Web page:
Neuroinflammation in Gulf War Illness is linked with HMGB1 and complement activation, which can be discerned from brain-derived extracellular vesicles in the blood
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Cognitive dysfunction and neuroinflammation are conspicuously observed in Gulf War Illness (GWI). We investigated whether brain inflammation in GWI is associated with activation of high mobility group box-1 (HMGB1) and complement-related proteins in neurons and astrocytes, and brain inflammation can be tracked through neuron-derived extracellular vesicles (NDEVs) and astrocyte-derived EVs (ADEVs) found in the circulating blood. We exposed animals to GWI-related chemicals pyridostigmine bromide, DEET and permethrin, and moderate stress for 28 days. We performed behavioral tests 10 months post-exposure and quantified activated microglia and reactive astrocytes in the cerebral cortex. Then, we measured the concentration of HMGB1, proinflammatory cytokines, and complement activation-related proteins in the cerebral cortex, and NDEVs and ADEVs in the circulating blood. Cognitive impairments persisted in GWI rats at 10 months post-exposure, which were associated with increased density of activated microglia and reactive astrocytes in the cerebral cortex. Moreover, the level of HMGB1 was elevated in the cerebral cortex with altered expression in the cytoplasm of neuronal soma and dendrites as well as the extracellular space. Also, higher levels of proinflammatory cytokines (TNFa, IL-1b, and IL-6), and complement activation-related proteins (C3 and TccC5b-9) were seen in the cerebral cortex. Remarkably, increased levels of HMGB1 and proinflammatory cytokines observed in the cerebral cortex of GWI rats could also be found in NDEVs isolated from the blood. Similarly, elevated levels of complement proteins seen in the cerebral cortex could be found in ADEVs. The results provide new evidence that persistent cognitive dysfunction and chronic neuroinflammation in a model of GWI are linked with elevated HMGB1 concentration and complement activation. Furthermore, the results demonstrated that multiple biomarkers of neuroinflammation could be tracked reliably via analyses of NDEVs and ADEVs in the circulating blood. Execution of such a liquid biopsy approach is especially useful in clinical trials for monitoring the remission, persistence or progression of brain inflammation in GWI patients with drug treatment.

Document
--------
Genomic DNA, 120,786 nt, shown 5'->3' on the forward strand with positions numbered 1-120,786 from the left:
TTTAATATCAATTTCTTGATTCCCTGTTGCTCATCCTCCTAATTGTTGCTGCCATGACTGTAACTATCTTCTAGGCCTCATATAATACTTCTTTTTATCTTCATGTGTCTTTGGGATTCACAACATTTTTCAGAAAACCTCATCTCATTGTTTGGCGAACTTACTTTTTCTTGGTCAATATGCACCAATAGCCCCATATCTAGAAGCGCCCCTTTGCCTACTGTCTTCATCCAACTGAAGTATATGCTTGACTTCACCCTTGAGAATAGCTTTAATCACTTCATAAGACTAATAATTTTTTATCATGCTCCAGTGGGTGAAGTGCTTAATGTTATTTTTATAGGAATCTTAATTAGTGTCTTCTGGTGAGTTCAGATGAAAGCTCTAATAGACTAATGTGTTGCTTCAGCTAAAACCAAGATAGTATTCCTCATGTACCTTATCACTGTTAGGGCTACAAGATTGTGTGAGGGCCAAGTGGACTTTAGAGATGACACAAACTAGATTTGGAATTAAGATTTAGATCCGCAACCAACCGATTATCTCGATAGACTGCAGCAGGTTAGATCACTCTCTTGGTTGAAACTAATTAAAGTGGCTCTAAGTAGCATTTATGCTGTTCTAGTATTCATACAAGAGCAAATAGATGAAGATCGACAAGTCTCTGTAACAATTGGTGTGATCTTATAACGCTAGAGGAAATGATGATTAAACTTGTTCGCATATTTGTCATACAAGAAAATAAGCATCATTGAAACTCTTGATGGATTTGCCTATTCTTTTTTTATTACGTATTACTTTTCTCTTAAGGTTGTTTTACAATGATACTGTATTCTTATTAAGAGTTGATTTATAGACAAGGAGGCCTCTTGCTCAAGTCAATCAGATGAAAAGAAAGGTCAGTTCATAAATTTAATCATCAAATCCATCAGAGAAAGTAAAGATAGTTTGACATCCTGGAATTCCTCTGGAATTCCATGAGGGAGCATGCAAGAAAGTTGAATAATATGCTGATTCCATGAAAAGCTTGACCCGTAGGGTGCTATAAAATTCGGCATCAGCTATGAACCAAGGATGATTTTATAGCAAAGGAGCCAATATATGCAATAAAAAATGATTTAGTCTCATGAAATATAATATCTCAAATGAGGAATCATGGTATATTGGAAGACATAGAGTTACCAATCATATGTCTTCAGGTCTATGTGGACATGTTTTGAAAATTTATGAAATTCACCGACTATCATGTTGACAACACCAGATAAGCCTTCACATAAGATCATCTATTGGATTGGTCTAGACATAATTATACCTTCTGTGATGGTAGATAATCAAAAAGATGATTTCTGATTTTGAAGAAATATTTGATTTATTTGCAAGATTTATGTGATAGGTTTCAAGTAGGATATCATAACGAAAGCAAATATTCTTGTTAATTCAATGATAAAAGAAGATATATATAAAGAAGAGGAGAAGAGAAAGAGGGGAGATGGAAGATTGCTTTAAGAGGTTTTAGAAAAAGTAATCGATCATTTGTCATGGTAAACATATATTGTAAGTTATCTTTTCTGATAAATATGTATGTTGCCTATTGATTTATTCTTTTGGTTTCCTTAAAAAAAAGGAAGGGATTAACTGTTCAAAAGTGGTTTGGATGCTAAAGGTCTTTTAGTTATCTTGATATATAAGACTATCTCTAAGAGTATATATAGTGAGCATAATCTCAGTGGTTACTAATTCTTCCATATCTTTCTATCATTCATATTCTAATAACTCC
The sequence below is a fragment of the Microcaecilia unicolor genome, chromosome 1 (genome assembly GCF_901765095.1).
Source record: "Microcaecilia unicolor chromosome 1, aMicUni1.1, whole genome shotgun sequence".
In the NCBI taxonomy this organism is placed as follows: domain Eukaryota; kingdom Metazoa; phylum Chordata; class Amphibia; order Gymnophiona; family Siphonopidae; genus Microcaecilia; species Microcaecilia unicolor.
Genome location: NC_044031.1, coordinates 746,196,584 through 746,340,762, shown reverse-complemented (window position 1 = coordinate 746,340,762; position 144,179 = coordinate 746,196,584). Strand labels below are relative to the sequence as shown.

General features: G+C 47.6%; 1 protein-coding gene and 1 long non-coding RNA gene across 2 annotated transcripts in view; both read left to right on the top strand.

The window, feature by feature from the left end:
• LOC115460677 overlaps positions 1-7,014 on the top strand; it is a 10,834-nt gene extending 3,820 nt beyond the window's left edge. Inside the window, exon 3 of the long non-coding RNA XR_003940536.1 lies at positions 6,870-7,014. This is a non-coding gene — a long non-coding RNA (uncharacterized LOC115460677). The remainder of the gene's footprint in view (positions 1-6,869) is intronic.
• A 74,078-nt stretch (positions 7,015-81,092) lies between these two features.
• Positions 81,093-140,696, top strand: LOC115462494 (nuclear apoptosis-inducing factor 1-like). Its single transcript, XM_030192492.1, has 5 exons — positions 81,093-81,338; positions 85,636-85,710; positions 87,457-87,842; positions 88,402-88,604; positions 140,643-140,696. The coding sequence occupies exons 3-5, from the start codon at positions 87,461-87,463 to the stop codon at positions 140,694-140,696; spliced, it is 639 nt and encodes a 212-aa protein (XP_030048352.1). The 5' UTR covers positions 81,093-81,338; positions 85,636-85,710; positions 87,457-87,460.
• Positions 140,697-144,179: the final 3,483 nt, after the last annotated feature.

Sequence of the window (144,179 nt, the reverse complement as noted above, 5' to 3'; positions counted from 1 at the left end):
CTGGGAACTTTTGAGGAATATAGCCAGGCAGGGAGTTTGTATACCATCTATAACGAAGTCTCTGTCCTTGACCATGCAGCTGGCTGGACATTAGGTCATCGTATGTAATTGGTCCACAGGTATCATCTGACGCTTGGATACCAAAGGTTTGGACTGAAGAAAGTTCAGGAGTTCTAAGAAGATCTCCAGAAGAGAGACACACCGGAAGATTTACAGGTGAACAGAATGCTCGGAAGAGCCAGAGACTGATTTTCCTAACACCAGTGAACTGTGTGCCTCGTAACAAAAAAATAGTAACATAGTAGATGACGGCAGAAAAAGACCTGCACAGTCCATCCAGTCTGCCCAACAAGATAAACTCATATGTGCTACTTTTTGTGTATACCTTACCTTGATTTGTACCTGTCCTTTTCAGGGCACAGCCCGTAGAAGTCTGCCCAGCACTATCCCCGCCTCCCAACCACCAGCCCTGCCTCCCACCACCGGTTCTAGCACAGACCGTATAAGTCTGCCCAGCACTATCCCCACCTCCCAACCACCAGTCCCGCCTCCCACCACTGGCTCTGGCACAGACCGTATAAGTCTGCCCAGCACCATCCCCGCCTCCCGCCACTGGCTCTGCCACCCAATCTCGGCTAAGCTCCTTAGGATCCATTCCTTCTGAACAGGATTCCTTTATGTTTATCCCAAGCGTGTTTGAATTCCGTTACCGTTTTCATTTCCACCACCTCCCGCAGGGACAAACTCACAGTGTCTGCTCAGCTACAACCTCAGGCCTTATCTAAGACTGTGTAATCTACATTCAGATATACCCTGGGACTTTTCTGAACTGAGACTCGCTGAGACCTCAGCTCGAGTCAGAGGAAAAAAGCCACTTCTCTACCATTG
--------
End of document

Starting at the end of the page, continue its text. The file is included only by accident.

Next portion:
author list (cited authors)
Madhu, L. N., Attaluri, S., Kodali, M., Shuai, B., Upadhya, R., Gitai, D., & Shetty, A. K.